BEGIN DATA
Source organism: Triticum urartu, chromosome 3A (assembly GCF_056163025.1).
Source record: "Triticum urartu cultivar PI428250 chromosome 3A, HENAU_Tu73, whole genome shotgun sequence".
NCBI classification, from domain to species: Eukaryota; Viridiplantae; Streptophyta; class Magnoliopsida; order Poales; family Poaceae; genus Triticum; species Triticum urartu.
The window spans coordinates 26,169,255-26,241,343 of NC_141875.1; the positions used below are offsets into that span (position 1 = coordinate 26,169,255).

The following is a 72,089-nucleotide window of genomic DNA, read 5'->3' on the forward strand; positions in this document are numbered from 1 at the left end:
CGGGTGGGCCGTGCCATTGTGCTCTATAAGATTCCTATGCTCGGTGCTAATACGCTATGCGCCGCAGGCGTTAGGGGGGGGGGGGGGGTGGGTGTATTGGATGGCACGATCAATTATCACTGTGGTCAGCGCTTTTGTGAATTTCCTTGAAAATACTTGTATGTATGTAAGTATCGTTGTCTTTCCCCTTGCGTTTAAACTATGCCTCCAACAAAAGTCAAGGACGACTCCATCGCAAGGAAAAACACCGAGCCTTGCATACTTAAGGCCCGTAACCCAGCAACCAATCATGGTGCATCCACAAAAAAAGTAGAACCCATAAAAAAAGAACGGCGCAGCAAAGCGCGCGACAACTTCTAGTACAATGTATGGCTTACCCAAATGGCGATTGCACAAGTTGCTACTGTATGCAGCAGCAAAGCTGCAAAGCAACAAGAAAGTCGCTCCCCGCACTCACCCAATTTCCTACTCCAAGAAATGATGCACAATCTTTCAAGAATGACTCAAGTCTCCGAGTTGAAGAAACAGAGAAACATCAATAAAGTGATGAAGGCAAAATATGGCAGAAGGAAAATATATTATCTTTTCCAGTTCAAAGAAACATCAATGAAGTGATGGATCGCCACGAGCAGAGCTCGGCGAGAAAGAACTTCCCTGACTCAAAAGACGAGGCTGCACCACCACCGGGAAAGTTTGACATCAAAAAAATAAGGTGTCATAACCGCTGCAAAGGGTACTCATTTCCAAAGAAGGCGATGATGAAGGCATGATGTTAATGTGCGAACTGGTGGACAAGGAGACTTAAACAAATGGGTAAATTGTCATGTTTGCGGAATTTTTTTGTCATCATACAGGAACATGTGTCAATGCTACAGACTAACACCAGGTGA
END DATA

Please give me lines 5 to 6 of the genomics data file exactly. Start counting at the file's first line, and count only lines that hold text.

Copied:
The following is a 72,089-nucleotide window of genomic DNA, read 5'->3' on the forward strand; positions in this document are numbered from 1 at the left end:
CGGGTGGGCCGTGCCATTGTGCTCTATAAGATTCCTATGCTCGGTGCTAATACGCTATGCGCCGCAGGCGTTAGGGGGGGGGGGGGGGTGGGTGTATTGGATGGCACGATCAATTATCACTGTGGTCAGCGCTTTTGTGAATTTCCTTGAAAATACTTGTATGTATGTAAGTATCGTTGTCTTTCCCCTTGCGTTTAAACTATGCCTCCAACAAAAGTCAAGGACGACTCCATCGCAAGGAAAAACACCGAGCCTTGCATACTTAAGGCCCGTAACCCAGCAACCAATCATGGTGCATCCACAAAAAAAGTAGAACCCATAAAAAAAGAACGGCGCAGCAAAGCGCGCGACAACTTCTAGTACAATGTATGGCTTACCCAAATGGCGATTGCACAAGTTGCTACTGTATGCAGCAGCAAAGCTGCAAAGCAACAAGAAAGTCGCTCCCCGCACTCACCCAATTTCCTACTCCAAGAAATGATGCACAATCTTTCAAGAATGACTCAAGTCTCCGAGTTGAAGAAACAGAGAAACATCAATAAAGTGATGAAGGCAAAATATGGCAGAAGGAAAATATATTATCTTTTCCAGTTCAAAGAAACATCAATGAAGTGATGGATCGCCACGAGCAGAGCTCGGCGAGAAAGAACTTCCCTGACTCAAAAGACGAGGCTGCACCACCACCGGGAAAGTTTGACATCAAAAAAATAAGGTGTCATAACCGCTGCAAAGGGTACTCATTTCCAAAGAAGGCGATGATGAAGGCATGATGTTAATGTGCGAACTGGTGGACAAGGAGACTTAAACAAATGGGTAAATTGTCATGTTTGCGGAATTTTTTTGTCATCATACAGGAACATGTGTCAATGCTACAGACTAACACCAGGTGA